Understanding and managing DSCR ratios is crucial for landlords who are looking to refinance their properties.

Not only should they work out their debt service coverage ratio accurately, but they also must make sure that the loan value is correct; that the property type is okay, and that the ownership structure is suitable for the lender to agree terms.

Sometimes, in a more complex holding company with a tiered limited company structure or even a Trust it can become extremely difficult to secure lending.

Specialist Buy-to-Let Brokers

Given the challenges in the sector for landlords – big and small – it is important to deal with a broker that has significant knowledge and experience of the market and has access to the best buy-to-let products. This area of mortgage and commercial broking is now a very specialist area.

We have a number of specialist buy-to-let brokers, who can navigate their way around the market and make sure we get the right deal for you.

But we can also help discuss options for repurposing a property or changing its use to increase the potential yield. This does obviously come with risk and additional costs in terms of architects, planning consultants, solicitors, and might require a separate finance product but can also provide a higher yielding asset and therefore greater revenue in the long run, as well as increased capital growth.

Current DSCR Standards in Lending

In recent years, lenders have tightened their DSCR requirements, but we are also seeing lenders front loading their product fee by increasing it from maybe two to five percent of the overall debt, but that enables them to reduce the overall interest to be paid on the capital, which means that the DSCR, is lower and makes the deal more affordable for the borrower.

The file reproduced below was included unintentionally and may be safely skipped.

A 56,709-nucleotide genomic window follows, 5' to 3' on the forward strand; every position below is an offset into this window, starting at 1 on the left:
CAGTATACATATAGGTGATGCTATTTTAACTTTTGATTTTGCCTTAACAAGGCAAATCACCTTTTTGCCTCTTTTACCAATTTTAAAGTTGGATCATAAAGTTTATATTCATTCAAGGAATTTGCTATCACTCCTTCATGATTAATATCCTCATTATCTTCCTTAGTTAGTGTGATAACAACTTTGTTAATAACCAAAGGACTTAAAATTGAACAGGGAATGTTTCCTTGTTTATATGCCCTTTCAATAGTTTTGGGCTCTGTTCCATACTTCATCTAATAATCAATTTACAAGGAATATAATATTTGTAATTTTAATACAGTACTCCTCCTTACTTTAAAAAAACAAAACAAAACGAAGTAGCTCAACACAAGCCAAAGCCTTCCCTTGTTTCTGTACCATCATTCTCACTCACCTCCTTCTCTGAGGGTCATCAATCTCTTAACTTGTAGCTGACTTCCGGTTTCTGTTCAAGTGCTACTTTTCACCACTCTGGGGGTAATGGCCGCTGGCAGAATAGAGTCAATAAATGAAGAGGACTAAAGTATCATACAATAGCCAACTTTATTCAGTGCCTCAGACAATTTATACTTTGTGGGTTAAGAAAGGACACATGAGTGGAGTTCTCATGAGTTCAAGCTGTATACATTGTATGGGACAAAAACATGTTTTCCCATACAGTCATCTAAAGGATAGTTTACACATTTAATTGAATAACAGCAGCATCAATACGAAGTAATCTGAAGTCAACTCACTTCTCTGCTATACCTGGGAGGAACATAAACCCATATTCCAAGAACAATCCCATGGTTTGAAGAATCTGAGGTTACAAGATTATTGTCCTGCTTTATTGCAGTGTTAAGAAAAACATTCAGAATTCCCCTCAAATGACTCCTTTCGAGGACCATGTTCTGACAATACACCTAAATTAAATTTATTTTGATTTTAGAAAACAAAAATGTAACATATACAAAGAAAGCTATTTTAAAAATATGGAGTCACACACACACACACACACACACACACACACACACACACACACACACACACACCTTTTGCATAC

Landlords Moving a portfolio from personal ownership to limited company

A number of landlords want to change their properties from personal ownership to limited company, which can offer significant tax benefits.

If you are considering this please contact your tax advisor or ask us for a contact for tax advice.

In relatively simple terms landlords that hold property in their name pay tax on all the rent they receive and then claim back a tax credit of 20% on mortgage interest costs.

Whereas for property that has been invested in via a limited company, the mortgage interest remained fully tax deductible. For this reason, we have helped many landlords to incorporate to a LLP partnership.

But, like every investment decision there are pros and cons with incorporation though, including but not limited to tax implications.

Working with a Commercial Finance Broker

To successfully navigate the growing complexities of DSCR in refinancing across a portfolio, it is imperative that landlords understand how DSCR impacts loan approvals and lender’s refinancing terms.

By effectively managing cash flow, rental income, and operating expenses, landlords can improve their DSCR ratios and secure favourable refinancing options.

In challenging market conditions, staying informed about changing DSCR requirements and seeking professional guidance from specialist buy-to-let finance brokers can help landlords overcome challenges and secure the most favourable deals available.




Speak to an advisor today to discover your options:

0330 1757 512